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"The Station Gardener" by Louis Wall: Glasgow meeting of Tuesday 6 December 2016

Louis Wall (5th from left) and his volunteers.d

Louis Wall (5th from left) and his volunteers.

© John Yellowlees 2016

Louis Wall leads the South West Railway Adopters Gardening Group which has volunteers looking after gardening at 20 stations stretching from suburban Glasgow and Ayrshire to Dumfries and Galloway under ScotRail's adopt a station scheme.

He encourages volunteers by making them feel part of the decision-making, always praising and thanking them and showing them the right and wrong way of doing things. With ScotRail's support they regularly have outings to other stations, both as a reward and to see their successes.

Louis is a professional horticulturalist, but his grandfather served on the Great Western Railway at Truro where he saved a man's life in 1904. Exactly a century later Louis while volunteering as a crossing keeper on the Severn Valley Railway stopped a child from wandering in front of a train.

Louis has been interviewed on BBC Reporting Scotland, The Beechgrove Garden and even Radio Cornwall. His successes have included Irvine being recognised by the Association of Community Rail Partnerships as their best adopted station of 2012, himself coming second at the Community Rail Awards for outstanding voluntary contribution, being declared environmental champion of Dumfries and Galloway, winning the Evening Times Living Streets Award for Best Community Initiative in Glasgow and becoming the Scottish Civic Champion of 2016.

Station gardens at Dumfries, looked after by Louis and his volunteers. d

Station gardens at Dumfries, looked after by Louis and his volunteers.

© John Yellowlees 2016

Plants grown from seed in his Galloway nursery are taken by car to his nearest station at Stranraer to be put on the train. It is always important to ring the changes with each season, using stalwarts like marigolds, ageratum, cordylines and cinneraria to provide matching colours - and even deploying silk flowers in areas under canopies at stations such as Troon.

At Irvine Louis grew peaches, tomatoes and lemons. Planting at Ayr has enhanced the setting of the Glasgow & South Western Railway war memorial, and Nitshill received Victoria Cross Poppies for Sgt John Meikle VC who had worked in the booking office there before signing up for the Great War.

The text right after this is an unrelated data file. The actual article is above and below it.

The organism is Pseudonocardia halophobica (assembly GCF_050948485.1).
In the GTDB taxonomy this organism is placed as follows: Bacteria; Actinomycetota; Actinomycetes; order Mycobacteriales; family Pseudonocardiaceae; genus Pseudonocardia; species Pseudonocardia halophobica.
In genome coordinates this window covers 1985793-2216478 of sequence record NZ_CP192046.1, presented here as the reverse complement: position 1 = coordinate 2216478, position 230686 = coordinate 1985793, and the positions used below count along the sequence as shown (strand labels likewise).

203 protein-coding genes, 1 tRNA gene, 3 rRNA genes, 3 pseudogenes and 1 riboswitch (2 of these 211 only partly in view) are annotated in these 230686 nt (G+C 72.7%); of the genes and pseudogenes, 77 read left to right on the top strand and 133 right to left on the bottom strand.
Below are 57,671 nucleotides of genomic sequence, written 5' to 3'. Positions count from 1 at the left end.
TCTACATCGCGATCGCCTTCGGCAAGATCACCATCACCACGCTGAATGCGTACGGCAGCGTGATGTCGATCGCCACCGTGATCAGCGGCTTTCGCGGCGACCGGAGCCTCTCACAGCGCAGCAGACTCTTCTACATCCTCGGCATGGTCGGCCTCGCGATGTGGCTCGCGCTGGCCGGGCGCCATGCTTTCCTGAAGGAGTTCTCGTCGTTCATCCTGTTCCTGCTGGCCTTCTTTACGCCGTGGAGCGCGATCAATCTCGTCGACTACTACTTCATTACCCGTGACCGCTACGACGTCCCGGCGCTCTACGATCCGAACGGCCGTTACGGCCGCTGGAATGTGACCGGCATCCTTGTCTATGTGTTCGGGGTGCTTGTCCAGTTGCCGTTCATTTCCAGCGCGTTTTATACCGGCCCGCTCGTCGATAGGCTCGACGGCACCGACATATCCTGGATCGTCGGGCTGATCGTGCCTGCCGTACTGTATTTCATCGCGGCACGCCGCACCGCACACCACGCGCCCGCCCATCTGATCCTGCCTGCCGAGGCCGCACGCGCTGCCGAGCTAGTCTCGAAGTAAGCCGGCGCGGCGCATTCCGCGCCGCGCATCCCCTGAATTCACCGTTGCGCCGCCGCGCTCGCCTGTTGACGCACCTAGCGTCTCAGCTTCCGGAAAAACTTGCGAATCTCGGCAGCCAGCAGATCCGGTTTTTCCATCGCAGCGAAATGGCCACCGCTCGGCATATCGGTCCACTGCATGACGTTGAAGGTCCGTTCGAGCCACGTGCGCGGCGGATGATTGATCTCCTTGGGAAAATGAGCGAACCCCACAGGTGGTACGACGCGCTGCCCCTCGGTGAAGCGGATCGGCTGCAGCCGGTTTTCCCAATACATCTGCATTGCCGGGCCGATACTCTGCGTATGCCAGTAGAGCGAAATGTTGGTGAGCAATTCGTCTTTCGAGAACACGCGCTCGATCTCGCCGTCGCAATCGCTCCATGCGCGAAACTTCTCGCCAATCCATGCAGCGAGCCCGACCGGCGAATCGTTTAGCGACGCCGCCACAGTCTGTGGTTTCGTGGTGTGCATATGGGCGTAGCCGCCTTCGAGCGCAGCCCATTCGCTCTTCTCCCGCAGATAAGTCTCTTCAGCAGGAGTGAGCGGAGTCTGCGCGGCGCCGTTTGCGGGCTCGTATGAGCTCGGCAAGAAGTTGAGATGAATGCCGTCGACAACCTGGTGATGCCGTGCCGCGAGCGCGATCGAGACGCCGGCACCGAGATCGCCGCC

Gardening at Saltcoats has complimented the opening of a new cafe. At Barrhill Station in South Ayrshire Louis drove midges out of the shelter by planting lemon eucalyptus. At Dumfries the station name is picked out in box, there is the longest barrel train in the country, trees have received a makeover from professional tree surgeons and the River of Life Church has created a Biblical Garden yielding grapes and figs - it was little wonder when a photographer covering a wedding in the nearby Station Hotel chose to pose the happy couple in the Station Gardens. Gretna Green has a Wedding Garden with honeymoon tulips and love lies bleeding.

Volunteer Myra McLanaghan from Ayr had wondered what to do with her retirement, and joining Louis's Group has ensured that she now has never a dull moment. Orange jackets have made the volunteers very visible, visiting stations she has met characters who could have been out of the cast of Still Game, and at Dumfries she found herself featuring in an article in Dumfries and Galloway Life. Another side of life opened up for her has included learning about the history of the stations and the towns that they serve.

Many customers have thanked the Group for their work brightening up stations, not realising that they were volunteers. An ancient water-carrier has been pressed into service, easing the carrying of water to stations with no taps. Outings have included cycling round Pollok Park, visiting Glenfinnan on the West Highland Line and a biodiversity garden at Ladybank, and planting birch trees at a hospice in Hairmyres. Five volunteers even came up from Kew on the Sleeper to spend a day working with Louis and his Group. It is hoped to inspire the next generation to start volunteering, with Louis's own grandchildren setting an example, and with an eye always to the future his current round of Christmas displays incorporates plants that can be reused throughout the year.

The last word on Louis comes in this unsolicited testimonial from passenger Kate Roberts, who wrote: "Many thanks to Louis and his team for creating such a beautiful and peaceful garden to relax in while waiting for a train. I never knew a station that you would want to visit in its own right until I spent some time on the platform and in the garden at Dumfries. I was almost disappointed when my train finally arrived as I did not want to leave".

Scottish Region chair Ken Thomson presented Louis with an original Great Western Railway whistle to add to the collection in the small museum that he has created at Dumfries Station.

Report and photograph by John Yellowlees.

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